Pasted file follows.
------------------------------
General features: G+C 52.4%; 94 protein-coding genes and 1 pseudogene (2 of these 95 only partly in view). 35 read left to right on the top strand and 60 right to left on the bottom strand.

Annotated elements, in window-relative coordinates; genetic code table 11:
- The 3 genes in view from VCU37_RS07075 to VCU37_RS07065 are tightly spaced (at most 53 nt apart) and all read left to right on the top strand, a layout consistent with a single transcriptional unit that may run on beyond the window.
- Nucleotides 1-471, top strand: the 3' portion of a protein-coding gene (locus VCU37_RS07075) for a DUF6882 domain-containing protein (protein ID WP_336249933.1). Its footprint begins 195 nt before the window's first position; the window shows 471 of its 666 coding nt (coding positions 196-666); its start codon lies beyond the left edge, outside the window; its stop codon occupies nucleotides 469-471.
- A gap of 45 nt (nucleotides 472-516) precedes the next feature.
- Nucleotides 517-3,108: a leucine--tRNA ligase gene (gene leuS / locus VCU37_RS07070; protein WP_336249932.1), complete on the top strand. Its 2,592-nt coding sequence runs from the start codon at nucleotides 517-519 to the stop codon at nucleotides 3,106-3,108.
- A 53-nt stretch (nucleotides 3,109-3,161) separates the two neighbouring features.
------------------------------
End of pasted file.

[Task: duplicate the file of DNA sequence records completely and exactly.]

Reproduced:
General features: G+C 52.4%; 94 protein-coding genes and 1 pseudogene (2 of these 95 only partly in view). 35 read left to right on the top strand and 60 right to left on the bottom strand.

Annotated elements, in window-relative coordinates; genetic code table 11:
- The 3 genes in view from VCU37_RS07075 to VCU37_RS07065 are tightly spaced (at most 53 nt apart) and all read left to right on the top strand, a layout consistent with a single transcriptional unit that may run on beyond the window.
- Nucleotides 1-471, top strand: the 3' portion of a protein-coding gene (locus VCU37_RS07075) for a DUF6882 domain-containing protein (protein ID WP_336249933.1). Its footprint begins 195 nt before the window's first position; the window shows 471 of its 666 coding nt (coding positions 196-666); its start codon lies beyond the left edge, outside the window; its stop codon occupies nucleotides 469-471.
- A gap of 45 nt (nucleotides 472-516) precedes the next feature.
- Nucleotides 517-3,108: a leucine--tRNA ligase gene (gene leuS / locus VCU37_RS07070; protein WP_336249932.1), complete on the top strand. Its 2,592-nt coding sequence runs from the start codon at nucleotides 517-519 to the stop codon at nucleotides 3,106-3,108.
- A 53-nt stretch (nucleotides 3,109-3,161) separates the two neighbouring features.